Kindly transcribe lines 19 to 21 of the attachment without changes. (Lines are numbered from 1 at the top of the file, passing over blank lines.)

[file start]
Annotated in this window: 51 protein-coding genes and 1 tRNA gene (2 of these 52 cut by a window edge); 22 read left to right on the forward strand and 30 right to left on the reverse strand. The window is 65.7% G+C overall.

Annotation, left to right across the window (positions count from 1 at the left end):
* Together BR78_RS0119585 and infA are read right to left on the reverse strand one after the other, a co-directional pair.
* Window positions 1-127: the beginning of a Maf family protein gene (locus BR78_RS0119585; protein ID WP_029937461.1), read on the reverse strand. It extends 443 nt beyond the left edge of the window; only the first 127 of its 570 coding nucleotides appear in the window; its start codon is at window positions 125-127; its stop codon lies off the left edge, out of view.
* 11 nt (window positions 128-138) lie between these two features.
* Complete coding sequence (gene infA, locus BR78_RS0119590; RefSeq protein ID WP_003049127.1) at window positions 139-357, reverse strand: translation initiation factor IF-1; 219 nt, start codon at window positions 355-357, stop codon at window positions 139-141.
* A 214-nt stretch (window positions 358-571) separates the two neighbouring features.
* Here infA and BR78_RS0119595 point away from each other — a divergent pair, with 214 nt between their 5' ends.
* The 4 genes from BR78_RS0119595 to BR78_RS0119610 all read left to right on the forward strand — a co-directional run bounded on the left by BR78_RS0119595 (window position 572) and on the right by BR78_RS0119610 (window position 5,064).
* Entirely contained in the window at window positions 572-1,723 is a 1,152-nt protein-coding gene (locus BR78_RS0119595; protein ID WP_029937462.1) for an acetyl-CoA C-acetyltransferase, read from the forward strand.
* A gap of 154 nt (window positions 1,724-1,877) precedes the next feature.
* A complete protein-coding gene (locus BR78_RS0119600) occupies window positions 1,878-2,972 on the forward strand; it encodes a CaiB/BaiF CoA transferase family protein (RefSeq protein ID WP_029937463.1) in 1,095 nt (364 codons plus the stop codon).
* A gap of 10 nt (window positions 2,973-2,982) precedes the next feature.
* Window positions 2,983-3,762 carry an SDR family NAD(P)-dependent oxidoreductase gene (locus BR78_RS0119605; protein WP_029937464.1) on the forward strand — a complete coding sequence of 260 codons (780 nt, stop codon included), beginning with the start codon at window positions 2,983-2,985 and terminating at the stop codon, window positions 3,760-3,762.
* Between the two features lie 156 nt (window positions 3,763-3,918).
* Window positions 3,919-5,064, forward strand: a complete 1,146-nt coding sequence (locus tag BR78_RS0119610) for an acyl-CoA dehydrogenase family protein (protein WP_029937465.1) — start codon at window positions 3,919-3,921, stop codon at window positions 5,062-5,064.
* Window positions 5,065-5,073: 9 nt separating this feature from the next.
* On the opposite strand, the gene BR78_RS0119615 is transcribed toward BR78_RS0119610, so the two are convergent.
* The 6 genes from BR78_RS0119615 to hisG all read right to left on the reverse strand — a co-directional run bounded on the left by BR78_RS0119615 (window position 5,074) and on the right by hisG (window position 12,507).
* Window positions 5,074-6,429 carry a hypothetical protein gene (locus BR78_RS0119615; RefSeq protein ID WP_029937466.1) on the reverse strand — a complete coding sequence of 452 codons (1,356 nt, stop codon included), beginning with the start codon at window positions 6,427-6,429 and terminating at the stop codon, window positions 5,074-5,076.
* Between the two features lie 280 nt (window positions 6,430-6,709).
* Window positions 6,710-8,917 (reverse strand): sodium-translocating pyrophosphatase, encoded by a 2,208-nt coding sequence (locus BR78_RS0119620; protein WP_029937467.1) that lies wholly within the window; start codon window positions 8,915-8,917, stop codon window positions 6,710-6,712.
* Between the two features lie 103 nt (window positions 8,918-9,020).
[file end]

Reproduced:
* The 6 genes from BR78_RS0119615 to hisG all read right to left on the reverse strand — a co-directional run bounded on the left by BR78_RS0119615 (window position 5,074) and on the right by hisG (window position 12,507).
* Window positions 5,074-6,429 carry a hypothetical protein gene (locus BR78_RS0119615; RefSeq protein ID WP_029937466.1) on the reverse strand — a complete coding sequence of 452 codons (1,356 nt, stop codon included), beginning with the start codon at window positions 6,427-6,429 and terminating at the stop codon, window positions 5,074-5,076.
* Between the two features lie 280 nt (window positions 6,430-6,709).